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RHINO TUTORIAL #2

USING RHINO TO BUILD A SCI-FI CHAIR

This is a basic tutorial on Rhino, explaining some simple functions and tips to help you :)
Note there are usually many ways to accomplish the same thing in Rhino using NURBs, this is just one way.

#1
 I'm going to make the chair back legs in standard fashion and supporting the "back". I start with a square curve to create the cross section of this tall back piece.


#2
I don't want it to have square, ugly edges, so I use "fillet curves" to round the corners. When done, I "Join" them into one solid curve

#3
Next I make the curve that will define the height and bend of the back piece, it has only 3 points, which is fine, I can alter the middle one easily to change over all shape.


  

#4
 
Now, to make the piece, I need a curve for each end, which will "flow" along the main curve to create a solid object.
For precision, I wish the to top curve to be at the same angle as the main uipright curve, rather than just cheaply squared off horizontally.
To do so, I use "Transform, Orient, Perpendicular to curve", so the curve is at 90 degree to the curve, regardless of how much the curve bends.


  

And here it is

#5
Now, I connect the two end curves, flowing along the upright curve, using "Surface, Sweep to 1 Rail"


  

#6
  Once I've got that done, I make a simple elongated cube, to be the horizointal support of the seat. So that it mates up neatly with the upright at the back, I boolean it, cutting it neatly. I could use "split" but that slices the end open and leaves it open, which I don't want as I wish to round the parts where the objects meat, using "chamfer", for which I need a soild object.


  

#7

This is the chamfering being set. I could use "fillet" for a rounded end, but I just wish an angular, chiselled effect so I use "Chamfer" command.


  


And this is the result


#8
  Next, I will make a short upright to support the front of the seat. I'm going to make this look sort of like it's been turned out on a lathe. To do this I make a curve to describe the profile of the object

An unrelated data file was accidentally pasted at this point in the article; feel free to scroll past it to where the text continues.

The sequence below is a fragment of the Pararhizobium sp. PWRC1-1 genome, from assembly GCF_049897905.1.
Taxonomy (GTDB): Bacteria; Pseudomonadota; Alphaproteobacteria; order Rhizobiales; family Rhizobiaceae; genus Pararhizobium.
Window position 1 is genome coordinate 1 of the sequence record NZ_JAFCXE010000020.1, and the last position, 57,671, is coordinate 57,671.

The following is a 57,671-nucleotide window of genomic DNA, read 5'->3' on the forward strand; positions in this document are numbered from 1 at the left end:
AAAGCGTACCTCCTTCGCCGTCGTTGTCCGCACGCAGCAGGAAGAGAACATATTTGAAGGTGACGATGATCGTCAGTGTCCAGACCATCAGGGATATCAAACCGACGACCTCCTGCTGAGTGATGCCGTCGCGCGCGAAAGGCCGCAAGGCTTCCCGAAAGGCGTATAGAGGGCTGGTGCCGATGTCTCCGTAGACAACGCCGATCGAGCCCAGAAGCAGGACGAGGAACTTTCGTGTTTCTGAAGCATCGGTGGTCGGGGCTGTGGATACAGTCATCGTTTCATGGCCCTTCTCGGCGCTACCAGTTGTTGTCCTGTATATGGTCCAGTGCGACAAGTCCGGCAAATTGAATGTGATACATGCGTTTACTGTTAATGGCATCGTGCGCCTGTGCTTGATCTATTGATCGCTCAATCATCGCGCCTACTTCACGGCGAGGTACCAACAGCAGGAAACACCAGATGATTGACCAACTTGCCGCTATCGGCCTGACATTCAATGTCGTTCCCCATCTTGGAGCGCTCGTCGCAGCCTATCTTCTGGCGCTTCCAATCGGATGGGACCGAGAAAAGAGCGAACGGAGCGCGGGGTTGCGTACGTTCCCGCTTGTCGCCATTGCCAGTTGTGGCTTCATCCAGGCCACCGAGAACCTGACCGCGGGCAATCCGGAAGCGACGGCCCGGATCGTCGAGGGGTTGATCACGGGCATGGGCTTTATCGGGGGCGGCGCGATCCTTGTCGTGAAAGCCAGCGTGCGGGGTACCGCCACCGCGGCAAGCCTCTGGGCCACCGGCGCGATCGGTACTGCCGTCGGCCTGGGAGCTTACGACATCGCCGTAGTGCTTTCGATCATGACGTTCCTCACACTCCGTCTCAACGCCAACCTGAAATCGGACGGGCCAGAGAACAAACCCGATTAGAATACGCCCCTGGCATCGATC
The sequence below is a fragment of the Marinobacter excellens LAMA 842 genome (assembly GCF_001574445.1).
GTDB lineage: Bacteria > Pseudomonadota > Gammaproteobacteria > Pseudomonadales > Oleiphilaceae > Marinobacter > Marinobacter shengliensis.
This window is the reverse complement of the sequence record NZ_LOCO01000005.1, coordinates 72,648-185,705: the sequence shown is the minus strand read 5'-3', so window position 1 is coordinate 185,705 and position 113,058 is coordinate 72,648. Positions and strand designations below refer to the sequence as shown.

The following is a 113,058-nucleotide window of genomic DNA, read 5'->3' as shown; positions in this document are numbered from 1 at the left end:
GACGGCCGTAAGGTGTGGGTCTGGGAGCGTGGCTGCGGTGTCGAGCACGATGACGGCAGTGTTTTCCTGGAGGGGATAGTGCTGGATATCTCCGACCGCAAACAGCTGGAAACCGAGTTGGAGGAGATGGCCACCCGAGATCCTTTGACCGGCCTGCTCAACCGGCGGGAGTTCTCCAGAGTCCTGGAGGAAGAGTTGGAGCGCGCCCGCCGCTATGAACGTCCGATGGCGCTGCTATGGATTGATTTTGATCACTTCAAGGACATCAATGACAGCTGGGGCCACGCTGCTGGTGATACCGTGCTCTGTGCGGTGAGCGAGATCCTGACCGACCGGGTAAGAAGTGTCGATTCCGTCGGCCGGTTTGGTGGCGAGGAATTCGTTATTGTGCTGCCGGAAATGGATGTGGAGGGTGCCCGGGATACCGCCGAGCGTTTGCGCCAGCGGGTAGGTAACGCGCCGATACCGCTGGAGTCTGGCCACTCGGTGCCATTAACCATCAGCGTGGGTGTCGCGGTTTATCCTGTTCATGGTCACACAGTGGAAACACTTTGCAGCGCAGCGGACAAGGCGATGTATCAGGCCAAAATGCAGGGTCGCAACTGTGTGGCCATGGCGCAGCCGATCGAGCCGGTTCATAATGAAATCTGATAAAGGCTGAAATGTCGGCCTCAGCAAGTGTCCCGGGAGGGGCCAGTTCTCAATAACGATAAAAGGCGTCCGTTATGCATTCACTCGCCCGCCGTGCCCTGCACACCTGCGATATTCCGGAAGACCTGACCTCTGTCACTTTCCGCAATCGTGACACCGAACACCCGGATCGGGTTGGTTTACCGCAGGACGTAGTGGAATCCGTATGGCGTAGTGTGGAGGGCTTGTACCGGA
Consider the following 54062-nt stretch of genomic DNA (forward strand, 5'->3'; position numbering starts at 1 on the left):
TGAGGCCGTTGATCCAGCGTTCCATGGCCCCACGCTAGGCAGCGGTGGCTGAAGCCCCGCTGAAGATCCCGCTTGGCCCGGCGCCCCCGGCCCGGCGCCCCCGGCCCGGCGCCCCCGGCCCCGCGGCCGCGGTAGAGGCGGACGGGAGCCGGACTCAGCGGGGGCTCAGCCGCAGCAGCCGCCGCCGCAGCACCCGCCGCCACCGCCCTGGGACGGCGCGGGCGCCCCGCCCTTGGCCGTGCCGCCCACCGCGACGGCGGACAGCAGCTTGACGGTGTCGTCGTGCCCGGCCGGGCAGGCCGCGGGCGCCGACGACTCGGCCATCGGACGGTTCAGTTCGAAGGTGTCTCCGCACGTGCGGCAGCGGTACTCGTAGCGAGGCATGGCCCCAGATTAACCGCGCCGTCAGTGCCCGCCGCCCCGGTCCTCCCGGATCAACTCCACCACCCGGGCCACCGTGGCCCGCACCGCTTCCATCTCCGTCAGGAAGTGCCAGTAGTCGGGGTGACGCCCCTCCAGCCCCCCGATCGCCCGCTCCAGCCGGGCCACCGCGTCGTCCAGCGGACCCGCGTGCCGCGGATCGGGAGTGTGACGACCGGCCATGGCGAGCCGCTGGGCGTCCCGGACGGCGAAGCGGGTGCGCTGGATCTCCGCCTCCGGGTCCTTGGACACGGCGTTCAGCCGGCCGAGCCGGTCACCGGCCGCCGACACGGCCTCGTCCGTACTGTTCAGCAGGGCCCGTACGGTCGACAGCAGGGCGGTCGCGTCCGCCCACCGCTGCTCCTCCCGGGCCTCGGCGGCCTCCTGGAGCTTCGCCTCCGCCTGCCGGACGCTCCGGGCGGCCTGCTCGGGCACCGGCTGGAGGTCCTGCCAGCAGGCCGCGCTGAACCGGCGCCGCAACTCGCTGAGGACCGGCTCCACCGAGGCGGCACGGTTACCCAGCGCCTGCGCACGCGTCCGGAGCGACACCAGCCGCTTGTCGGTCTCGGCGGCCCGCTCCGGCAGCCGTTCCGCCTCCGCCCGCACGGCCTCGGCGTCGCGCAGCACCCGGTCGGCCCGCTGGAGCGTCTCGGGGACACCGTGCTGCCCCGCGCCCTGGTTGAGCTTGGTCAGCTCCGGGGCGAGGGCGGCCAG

And then I use "Surface, Revolve" to spin that curve in a circle, much like using a lathe.
This is the result

#9

  Hm, it's too broad at the top, it will get in the way of the user's knee. No problem, I'll narrow just the top part of it!
Surfaces in rhino, as opposed to solids, can be deformed using "points". I turn on Control Points.


I then take the points at the top on the outer and inside edges, these define how the top is shaped., and scale them in to the middle, pulling the top into a flatter shape.


#10
I'm going to blend the horizontal part to this ornate end, to make it look more organic. I start by making a cube object, slightly larger than the horizontal piece, then using that to "Split" the rounded end. I need it bigger, because I wish the surfaces to blendin an arc, not a straight line, so one must be bigger than the other.I also Split the end off the horizontal support using the vertical support, as blending need open surfaces, not closed solids. It's liek making a joint between two pipes using a htin sheet of steel, can't do it if it's a solid bar.


an important point in doing this is to start the initial points in a good spot, I use "snap to point" to make sure both start evenly. Then use Preview, and tweak it to it's good.



#11
  Next I wish to make a back piece to join the sides for support and comfort. I decide I'll make a zig-zagging pipework to go with the sci-fi look. There's many ways to do this, what I did was copy the curve used to make the original upright, so I have three curves: 1 middle, 1 each side. I'm going to split them into even pieces, so I can connect curves to them, giving me a curve that follows the shape of the upright's longtitudinal curve. The ends of each split curve will give me something to attach my curve to the pipe, sort of like playing "connect the dots" ;)
I make lots of simple surfaces, then Split the 3 curves



  Next I make a curve that connects ot the end of these curves using "Osnap, End" with "Project" turned off (or it will project onto a flat plane on the floor, which I don't want, I want it to be follow the curved back)
  Once that is done, I use "Pipe" command, then I make another simple surface to split the bottom off neatly



I add a couple of shheres and scale them down in one axis, to flatten them and cover the ends of the pipe.


#12
Now to make the seat, I am going to make a sphere, flatten it, and boolean off the ends



Flattened and scaled:



  Next I make a curve, extrude it into a surface, and use that to boolean the end off, giving a nice rounded end. I do the same to the back. With surfaces, it's important to check the direction of the UV's as that tells you which side they will boolean to, you can alter the UVs at any time with the "Dir, Flip" command"



Then I fillet the front edge to give it a more comfortable shape (just visible as thicker line at front in this shot)


#13
Final result :)
tip:
When finished, I will often use "Solid, Extract Surface", or "Explode", to split important surfaces off an object, so they can be individually textured later on.
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All original art, writing on this site, copyright of Steven James, "Silverblade the Enchanter" ©2012